Tutorial: Bleach Shirt Designs


The meta of this project is that we get to show you the things we make in an effort to build a website about making things. It’s doubly useful content! And what is a brand without swag: logo shirts.

We’ll get into screen printing “official” and “nice looking” ones a bit later, but we had an spot of time to spare so we went with a classic of DIY home shirt designs: the bleach spray method.

The gist is simple, you make a mask of some kind to block the half-bleach, half-water spray from simply covering the entire shirt and what you’re left with when it dries is the design you cut out. Now, it should be noted immediately that bleach is a dangerous chemical and shouldn’t be ingested or sprayed about without careful consideration: it will permanently stain most fabrics (including carpets etc.) and spraying something means particles of it are going to be floating around the area, so make sure you have some space and ventilation to keep yourself from breathing it in. Further, we’re working with knives here, so blade safety is a must, of course.

The mask was simple, the logo was carefully drawn on to some thin corrugated cardboard and cut out with a pocket knife. Any ol’ blade will do, ideally sharper edges will cut into the corners a bit better – you can see there’s some less than clean edges in the photo below. They can be fixed easily, but the main cause of that is that my particular knife was a bit fat to get into the curves effectively. A hobby scalpel would have been perfect in hindsight.


Once it’s all cut out, you can place it on your shirt directly. This is a good time to look at the size and placement of your design and try to imagine it as the finished product, a positive shape rather than the negative cutouts. I’ve put down plastic to protect what’s an already abused shop floor but essentially you just want to keep your bleach overspray in mind. My cardboard piece was large enough to cover most of my shirt but you’ll notice there are exposed areas – if these get sprayed you will see them, so you can cover it with newspaper or plastic to protect them, or be really careful with your spraying. In the end, I actually did make a mistake and there’s a slight lightness to my right shoulder. This was a $5 blank shirt I had laying around anyway so it’s none too concerning, but just know that it can happen.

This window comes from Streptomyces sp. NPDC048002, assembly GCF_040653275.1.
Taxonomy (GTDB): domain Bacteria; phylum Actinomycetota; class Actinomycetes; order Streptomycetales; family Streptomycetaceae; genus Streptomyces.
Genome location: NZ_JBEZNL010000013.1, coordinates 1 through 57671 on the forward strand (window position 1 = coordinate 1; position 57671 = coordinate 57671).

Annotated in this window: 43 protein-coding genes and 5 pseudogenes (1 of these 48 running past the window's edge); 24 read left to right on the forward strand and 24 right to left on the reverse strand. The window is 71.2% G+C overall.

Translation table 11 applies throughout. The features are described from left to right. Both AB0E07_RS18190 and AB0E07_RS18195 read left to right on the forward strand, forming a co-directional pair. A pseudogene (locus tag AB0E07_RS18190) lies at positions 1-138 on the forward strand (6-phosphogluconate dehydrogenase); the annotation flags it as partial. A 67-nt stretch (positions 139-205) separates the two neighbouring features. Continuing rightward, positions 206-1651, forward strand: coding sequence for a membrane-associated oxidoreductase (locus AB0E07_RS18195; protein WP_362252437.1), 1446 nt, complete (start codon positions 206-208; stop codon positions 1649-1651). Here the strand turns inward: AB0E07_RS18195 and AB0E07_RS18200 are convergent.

Also, there’s another piece of cardboard inside the shirt to protect from the liquid going from the front and transferring to the back. That layer can also be newspapers or plastic, it just needs to make some sort of boundary between the two shirt fabrics.



Here’s the spray when wet – don’t worry if the contrast isn’t exactly what you’re looking for, design wise – it takes about a half hour to really soak in. An interesting thing to note about this process is that while bleach tends to make things lighter (as is its original purpose), if you spray black shirts you’ll quite often get a random colour. This is because, I’m told, black shirts are quite often made from coloured shirts that didn’t sell for whatever reason, and so they take that warehouse stock and recycle it. So, when you bleach it, you’re not only lightening that black, but you’re finding that original colour underneath and revealing it.

When the desired lightness is achieved / it seems dry (and don’t leave it on too long, it can eat through thin fabrics altogether) carefully handle it to the sink and wash it out with cold water. This’ll stop the process and make sure that you’re not going to bleach your chest the first time you put it on. Hang dry.

From here on there’s no special washing instructions – it’s a regular shirt like any other. There does seem to be a slight degradation of strength in those areas, so in theory you might be shortening the shirt life span a little, but I’ve never worn a shirt so thin that holes appear so I doubt it’s much an issue.


(c) 2022 Forgelock | powered by WordPress